WRC officials tell me that they are “very happy” with the take-up of All Live worldwide, outperforming expectations in a variety of territories, which bodes well for the future of the product, as they look to evolve All Live heading into 2019.
For Viitanen, 2018 is a mix of the old and the new. “This first year is a hybrid one for us, every event is a learning curve. We’ve brought in a lot of new developments during the year, both technically and on the content front,” comments Viitanen, who is also the managing director of production company NEP Finland.
“We’ve come a hell of a long way since Monte,” Piper adds. “What the technology guys here have done is quite extraordinary, and no one at home ever sees that. We never stop learning and reinventing the wheel.”
Saturday in Turkey
Roaming around the service park in Deeside, three words cropped up repeatedly: Saturday in Turkey. Labelled as one of the most dramatic rallying days in years, title contenders Thierry Neuville and Sebastien Ogier retired from the Turkish rally, with difficulties also for Andreas Mikkelsen and Craig Breen, decimating the running order.
Toyota Yaris driver Ott Tanak took full advantage of the problems that befell the others, heading to the top of the leader board. All of that in the space of a few hours. And, for the first time, broadcast live for rally fans to watch as it unfolded in front of their very eyes, showing the capability that All Live brings to the table. No longer did rally fans have to wait until the evening highlights package to witness the action.
“If you enjoy motor sport, I defy anybody to tune into All Live for five or ten minutes and not think ‘wow, this is great, I’m part of the journey, I’m in there now!'” Piper tells me. “And that’s just the actual stages.”
Although All Live is a live product, the benefits of it stretches far beyond All Live and into the highlights output. “When I worked on the ITV’s F1 coverage, the highlights basically cut themselves, there were no surprises,” says Piper.
“Whereas here, before All Live, because of the incredible footprint of WRC, if a car had gone off 100km from here, it’s not until we get it back and see the on-board, you realise ‘jeez, what happened there!’ That then becomes an important part of that day’s highlights. Now we see pretty much all of it and more.”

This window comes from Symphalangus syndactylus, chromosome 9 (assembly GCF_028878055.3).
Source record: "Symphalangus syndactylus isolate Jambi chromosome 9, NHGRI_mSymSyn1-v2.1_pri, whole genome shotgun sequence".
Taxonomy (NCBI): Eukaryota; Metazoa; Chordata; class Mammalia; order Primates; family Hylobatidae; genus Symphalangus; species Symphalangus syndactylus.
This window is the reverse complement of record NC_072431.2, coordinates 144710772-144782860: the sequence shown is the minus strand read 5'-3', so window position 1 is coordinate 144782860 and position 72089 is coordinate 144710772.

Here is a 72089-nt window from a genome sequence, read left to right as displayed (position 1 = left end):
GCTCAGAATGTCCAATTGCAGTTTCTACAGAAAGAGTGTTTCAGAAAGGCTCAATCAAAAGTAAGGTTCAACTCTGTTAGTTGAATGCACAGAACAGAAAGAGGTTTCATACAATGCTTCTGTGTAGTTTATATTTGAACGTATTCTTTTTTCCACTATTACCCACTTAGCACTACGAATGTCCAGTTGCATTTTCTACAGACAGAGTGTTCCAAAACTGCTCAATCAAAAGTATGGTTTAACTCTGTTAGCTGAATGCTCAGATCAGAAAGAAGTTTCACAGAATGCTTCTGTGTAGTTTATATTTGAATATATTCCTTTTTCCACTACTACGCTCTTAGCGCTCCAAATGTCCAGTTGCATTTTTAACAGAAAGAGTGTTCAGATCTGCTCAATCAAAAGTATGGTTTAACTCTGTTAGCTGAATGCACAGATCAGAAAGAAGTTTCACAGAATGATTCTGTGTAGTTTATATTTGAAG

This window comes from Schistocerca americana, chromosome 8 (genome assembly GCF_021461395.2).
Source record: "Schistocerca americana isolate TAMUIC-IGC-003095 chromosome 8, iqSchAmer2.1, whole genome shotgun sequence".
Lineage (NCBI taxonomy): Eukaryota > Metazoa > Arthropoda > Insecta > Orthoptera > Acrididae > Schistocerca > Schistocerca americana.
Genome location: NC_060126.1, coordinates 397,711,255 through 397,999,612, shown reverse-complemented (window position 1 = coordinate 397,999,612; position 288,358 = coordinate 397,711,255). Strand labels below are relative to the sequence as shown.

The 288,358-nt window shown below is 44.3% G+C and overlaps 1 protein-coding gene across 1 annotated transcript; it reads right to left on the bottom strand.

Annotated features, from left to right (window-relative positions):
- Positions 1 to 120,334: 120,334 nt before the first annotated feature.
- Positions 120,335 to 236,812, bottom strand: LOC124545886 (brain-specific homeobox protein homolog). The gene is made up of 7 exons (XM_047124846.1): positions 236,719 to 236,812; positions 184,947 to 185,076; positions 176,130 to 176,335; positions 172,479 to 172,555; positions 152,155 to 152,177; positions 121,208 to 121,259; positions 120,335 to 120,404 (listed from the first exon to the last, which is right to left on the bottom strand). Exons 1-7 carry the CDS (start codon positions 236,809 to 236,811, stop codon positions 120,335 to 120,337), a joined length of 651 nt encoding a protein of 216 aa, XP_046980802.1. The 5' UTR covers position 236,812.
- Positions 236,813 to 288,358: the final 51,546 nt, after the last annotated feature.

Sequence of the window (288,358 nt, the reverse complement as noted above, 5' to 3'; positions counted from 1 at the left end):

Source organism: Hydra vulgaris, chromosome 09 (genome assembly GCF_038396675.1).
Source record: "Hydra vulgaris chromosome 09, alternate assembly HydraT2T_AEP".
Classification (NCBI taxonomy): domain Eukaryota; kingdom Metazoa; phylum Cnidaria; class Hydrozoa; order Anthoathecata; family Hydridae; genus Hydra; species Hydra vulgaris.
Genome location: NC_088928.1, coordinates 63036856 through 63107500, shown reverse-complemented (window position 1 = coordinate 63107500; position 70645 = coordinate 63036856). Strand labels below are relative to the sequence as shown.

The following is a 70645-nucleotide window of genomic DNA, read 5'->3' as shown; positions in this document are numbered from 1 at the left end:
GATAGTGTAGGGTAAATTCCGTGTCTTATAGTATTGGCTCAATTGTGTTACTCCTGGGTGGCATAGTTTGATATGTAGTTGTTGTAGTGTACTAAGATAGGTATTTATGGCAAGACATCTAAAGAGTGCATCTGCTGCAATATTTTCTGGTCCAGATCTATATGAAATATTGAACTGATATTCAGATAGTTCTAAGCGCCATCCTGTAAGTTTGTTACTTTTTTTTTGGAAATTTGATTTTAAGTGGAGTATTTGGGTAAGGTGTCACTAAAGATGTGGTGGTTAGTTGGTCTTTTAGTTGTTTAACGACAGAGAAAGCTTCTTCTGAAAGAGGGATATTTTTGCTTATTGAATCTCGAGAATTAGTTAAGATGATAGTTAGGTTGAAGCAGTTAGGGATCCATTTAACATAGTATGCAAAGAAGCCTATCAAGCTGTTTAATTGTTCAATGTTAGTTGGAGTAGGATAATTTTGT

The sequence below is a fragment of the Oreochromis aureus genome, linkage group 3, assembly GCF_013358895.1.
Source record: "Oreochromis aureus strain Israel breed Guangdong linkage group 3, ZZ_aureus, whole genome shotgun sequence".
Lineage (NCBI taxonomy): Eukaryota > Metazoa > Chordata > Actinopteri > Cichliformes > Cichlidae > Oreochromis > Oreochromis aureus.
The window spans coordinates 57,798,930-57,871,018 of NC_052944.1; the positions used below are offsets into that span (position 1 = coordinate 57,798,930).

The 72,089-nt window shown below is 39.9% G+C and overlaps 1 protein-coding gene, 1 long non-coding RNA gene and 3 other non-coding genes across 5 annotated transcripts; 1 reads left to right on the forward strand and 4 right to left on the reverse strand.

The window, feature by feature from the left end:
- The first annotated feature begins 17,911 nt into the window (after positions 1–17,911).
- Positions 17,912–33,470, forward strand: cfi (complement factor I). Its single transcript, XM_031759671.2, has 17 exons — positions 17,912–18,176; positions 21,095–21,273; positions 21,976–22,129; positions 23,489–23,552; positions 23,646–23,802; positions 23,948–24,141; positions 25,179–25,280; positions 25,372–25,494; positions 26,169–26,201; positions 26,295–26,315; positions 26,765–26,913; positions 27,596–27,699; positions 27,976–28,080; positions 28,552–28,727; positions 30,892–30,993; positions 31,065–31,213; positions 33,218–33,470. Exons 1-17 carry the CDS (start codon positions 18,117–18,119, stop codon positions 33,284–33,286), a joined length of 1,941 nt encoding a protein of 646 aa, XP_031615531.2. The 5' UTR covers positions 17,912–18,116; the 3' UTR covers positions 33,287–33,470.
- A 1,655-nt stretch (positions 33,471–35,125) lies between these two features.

For the team working on the 26- and 52- minute highlights programming, the difference between 2017 and 2018 is night and day. James Parnis is the producer for the 52-minute highlights programme.
“Right now, as we sit here, we’re watching it all unfold!” says Parnis, talking to me during the Wales Rally GB weekend. “We know the shots already that we want to use, and we’re able to keep across the story much better than before.”
“In Turkey, when Neuville had his incident and limped into service, we had live shots of him standing there watching Ogier’s roadside problems! In terms of how All Live and the highlights work, they work very much in tandem.”
Inevitably there is a resourcing challenge with All Live – a similar budget and level of expertise compared to previous years, but a much bigger operation, meaning that everyone both on and off-air has had to rise to the challenge presented.
“It is more challenging with the long hours,” Viitanen says. “It feels like work when you’ve sat there 25 hours in front of the screen, but on the other hand, it’s fascinating. You’re telling the story for the whole weekend, and in the end, TV is about telling stories to millions of fans worldwide.”
Coming up in part two, we take a deep-dive into the World Rally Championship production area, looking at the effort that goes into the planning phase, including the pre-event recce.